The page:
• In Health Policy Research, a 2000 study following up on the health impacts of the 1996 Saguenay flood among affected residents in Québec revealed that the physical and psychological effects of the flood were greater for women than for men. Women are at greater risk of suffering from psychological effects than men, since they often are faced with the need to recover from the event while continuing to fulfil household and external demands.
  • A 2005 project by a University of Toronto researcher and Environment Canada dealt with differences in risk perception during extreme weather events and implications for disaster management strategies. In this study, the results of a survey on attitudes during the passage of Hurricane Juan through Nova Scotia in 2003 show that women generally felt more vulnerable to the effects of the storm than men. The perception of vulnerability could both limit engagement in risky behaviour and act as a deterrent to taking decisive action in the event of a disaster. An awareness of difference in risk perceptions among residents of a city or community can help identify barriers to successful adaptation.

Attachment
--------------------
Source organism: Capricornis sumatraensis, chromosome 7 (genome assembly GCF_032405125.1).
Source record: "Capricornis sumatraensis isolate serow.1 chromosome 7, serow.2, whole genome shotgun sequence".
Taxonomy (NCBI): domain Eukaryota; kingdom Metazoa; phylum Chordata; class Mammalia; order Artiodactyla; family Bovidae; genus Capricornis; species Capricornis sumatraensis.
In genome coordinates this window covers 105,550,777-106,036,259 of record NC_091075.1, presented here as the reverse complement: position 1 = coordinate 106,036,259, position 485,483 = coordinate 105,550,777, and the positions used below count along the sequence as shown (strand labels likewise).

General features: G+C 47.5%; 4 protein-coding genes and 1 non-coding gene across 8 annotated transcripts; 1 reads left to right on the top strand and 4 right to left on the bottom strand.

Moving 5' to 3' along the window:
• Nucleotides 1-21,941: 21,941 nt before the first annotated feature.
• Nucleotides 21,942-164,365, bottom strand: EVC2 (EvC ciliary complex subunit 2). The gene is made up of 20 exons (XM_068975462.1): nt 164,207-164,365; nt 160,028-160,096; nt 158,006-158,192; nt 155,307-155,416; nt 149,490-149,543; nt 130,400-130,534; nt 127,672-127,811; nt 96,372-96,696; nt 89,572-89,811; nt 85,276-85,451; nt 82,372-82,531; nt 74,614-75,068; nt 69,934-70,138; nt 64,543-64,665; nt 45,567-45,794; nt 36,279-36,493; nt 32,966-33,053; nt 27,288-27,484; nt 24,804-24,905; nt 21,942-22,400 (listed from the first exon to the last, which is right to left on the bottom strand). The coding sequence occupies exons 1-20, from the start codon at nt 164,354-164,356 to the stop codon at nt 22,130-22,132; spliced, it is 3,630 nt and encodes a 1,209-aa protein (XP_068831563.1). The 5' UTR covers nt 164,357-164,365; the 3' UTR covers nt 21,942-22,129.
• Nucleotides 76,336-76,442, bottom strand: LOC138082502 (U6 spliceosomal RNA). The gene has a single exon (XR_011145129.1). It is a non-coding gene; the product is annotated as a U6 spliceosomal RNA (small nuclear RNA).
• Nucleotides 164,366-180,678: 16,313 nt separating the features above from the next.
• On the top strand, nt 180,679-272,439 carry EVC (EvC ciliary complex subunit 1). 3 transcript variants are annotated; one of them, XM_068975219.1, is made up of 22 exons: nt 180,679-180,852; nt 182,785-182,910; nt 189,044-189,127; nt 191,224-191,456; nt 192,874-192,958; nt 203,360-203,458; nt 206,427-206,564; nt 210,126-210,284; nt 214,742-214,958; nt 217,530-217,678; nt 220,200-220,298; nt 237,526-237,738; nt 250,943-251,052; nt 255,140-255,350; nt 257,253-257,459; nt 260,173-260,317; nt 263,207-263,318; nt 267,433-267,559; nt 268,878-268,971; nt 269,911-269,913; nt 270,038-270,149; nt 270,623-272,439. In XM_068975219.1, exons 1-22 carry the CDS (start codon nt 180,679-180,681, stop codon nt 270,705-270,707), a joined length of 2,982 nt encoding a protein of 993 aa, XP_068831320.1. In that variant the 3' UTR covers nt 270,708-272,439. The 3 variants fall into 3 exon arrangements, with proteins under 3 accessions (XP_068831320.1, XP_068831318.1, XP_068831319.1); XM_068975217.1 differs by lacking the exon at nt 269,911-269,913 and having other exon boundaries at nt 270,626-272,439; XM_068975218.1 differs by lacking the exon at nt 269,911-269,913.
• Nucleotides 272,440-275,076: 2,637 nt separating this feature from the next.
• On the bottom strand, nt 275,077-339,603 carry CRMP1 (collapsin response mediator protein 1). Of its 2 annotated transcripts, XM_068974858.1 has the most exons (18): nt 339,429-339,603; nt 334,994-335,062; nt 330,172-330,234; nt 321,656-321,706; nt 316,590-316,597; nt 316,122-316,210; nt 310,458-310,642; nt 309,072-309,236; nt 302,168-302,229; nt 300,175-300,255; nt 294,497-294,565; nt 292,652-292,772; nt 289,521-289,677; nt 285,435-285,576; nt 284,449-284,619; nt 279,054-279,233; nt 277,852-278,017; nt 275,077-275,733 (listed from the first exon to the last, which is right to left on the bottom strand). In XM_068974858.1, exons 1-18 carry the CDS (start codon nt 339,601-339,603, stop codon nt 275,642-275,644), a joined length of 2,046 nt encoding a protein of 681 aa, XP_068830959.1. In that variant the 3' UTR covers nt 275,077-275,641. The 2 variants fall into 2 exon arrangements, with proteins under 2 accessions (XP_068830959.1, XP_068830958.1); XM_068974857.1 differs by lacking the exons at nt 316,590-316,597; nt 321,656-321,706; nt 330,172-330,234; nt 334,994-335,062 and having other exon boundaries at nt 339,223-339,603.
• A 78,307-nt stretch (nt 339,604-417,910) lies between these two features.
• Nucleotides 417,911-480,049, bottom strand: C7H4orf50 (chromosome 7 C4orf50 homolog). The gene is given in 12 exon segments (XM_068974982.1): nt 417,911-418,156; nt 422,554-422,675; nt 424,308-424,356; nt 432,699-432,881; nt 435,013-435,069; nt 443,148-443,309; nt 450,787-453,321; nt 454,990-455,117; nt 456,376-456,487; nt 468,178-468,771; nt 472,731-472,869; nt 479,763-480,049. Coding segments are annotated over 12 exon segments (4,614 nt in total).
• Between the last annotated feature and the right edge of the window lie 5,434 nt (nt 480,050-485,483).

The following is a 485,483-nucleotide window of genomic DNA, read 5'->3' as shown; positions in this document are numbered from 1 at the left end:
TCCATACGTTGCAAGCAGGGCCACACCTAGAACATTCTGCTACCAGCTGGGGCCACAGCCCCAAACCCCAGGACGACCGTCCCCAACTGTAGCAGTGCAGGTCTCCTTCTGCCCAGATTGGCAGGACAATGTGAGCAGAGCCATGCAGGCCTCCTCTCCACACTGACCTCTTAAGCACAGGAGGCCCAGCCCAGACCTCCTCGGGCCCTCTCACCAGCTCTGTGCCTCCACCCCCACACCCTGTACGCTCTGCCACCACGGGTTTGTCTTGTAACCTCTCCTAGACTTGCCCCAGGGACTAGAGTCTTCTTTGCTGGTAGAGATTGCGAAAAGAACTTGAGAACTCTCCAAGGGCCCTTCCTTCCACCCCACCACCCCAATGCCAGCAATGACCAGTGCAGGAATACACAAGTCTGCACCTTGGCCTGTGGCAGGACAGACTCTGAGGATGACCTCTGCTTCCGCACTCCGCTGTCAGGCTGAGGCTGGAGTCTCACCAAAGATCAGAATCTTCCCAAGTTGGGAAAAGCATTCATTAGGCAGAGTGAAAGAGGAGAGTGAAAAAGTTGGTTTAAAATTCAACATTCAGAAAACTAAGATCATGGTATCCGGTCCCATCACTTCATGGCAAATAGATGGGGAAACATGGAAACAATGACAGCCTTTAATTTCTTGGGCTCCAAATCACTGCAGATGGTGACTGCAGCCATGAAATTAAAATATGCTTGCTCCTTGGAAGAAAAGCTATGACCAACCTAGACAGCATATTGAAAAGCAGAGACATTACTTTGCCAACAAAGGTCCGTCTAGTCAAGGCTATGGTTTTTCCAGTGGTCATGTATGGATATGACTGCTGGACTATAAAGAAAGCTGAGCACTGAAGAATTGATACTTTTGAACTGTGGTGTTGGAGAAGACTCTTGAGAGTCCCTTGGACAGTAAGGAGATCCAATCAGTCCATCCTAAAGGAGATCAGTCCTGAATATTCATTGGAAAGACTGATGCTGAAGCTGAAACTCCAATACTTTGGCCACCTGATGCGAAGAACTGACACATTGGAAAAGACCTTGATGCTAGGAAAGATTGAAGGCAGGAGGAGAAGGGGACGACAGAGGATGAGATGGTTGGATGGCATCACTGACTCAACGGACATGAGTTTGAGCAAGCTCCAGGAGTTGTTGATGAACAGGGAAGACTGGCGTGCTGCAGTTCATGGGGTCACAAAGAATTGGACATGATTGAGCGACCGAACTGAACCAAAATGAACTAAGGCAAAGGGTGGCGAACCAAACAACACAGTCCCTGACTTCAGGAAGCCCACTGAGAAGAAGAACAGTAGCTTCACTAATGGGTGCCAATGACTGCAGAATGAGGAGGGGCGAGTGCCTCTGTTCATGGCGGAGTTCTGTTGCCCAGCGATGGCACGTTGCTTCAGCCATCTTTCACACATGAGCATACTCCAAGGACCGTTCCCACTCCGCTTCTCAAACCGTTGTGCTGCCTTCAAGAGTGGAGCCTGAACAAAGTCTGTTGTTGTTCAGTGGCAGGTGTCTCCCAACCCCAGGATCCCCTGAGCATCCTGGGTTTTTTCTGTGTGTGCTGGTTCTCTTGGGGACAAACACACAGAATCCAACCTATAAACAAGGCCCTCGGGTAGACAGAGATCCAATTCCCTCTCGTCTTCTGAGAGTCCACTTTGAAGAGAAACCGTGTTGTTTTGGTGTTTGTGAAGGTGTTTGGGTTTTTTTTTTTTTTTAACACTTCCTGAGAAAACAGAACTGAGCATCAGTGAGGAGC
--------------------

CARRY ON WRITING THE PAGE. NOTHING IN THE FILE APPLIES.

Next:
Reason #4: Governments are responsible for ensuring the fair distribution of benefits of climate policy and programs

Who has benefited from government investments to address climate change?  How are information and programs affecting the behaviour of women and men with respect to energy use and personal mobility?  Are both women and men able to access and prosper from investments in R&D for clean technologies and climate impacts research?